Pairing them with different blouses ranging from halter necks to tank tops gives you a truckload of options for fusion wear. Leave the blouse pairing, the type of drape is a whole new chapter that will give you ideas to drape the same saree in about 20+ styles without making people guess that you’re wearing the same thing over and over again.

Wait, and don’t worry if you can’t get the drape right, we Indian women have a solution even for that. We now have businesses that sell one-minute sarees. You just must clip and swish two rounds and be done. You will look like someone who hired a professional to drape your saree. It all becomes so easy that you only have to choose the saree, give them your measurements, and in two days land your Cinderella costume. And for a bonus, some of them even come with customized blouses how cool is that? And if your curves give you insecurity worry not, you have saree shapewear that literally will make you go unrecognizable.

Salwar kameez

A tunic paired with loose-fitting pants makes it a breezy garment. Most women resort to this for everyday wear. It comes in a variety of fabrics and different stitching styles. This can be paired with a dupatta or even a scarf.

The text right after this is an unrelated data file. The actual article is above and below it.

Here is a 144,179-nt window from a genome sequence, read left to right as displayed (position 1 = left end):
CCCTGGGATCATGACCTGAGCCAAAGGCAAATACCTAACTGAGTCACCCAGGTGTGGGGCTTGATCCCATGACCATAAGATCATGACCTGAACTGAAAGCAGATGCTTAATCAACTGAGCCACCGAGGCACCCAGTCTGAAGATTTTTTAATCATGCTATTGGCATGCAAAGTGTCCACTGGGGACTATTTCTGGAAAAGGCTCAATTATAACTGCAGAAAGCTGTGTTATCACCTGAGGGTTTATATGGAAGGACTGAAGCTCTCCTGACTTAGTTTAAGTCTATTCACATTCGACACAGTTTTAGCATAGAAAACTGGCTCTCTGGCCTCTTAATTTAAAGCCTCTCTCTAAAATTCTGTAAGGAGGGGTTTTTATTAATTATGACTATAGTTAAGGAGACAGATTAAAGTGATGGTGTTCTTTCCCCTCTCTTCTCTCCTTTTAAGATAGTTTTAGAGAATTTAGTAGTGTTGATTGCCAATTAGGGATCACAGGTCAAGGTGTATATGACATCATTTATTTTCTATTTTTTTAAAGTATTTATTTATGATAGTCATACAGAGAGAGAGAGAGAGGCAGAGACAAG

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Predominantly worn for special occasions like weddings, the lehenga is a long skirt paired with a blouse and a dupatta. It can be elegant and luxurious at the same time depending upon the fabric and the amount of handwork that goes into making it. Silk and luxurious fabrics are the most sought materials for a lehenga which is then embellished with stones and sequins.

Ethnic jewellery

An essential part of Indian ethnic wear and no garment is complete without pairing it with jewelry.

The usage of precious metals, intricate designs, and skilful craftsmanship in Indian jewelry is very famous throughout the world. The jewelry includes earrings, bangles, chains, necklaces, rings, toe rings , maang tikkas and anklets.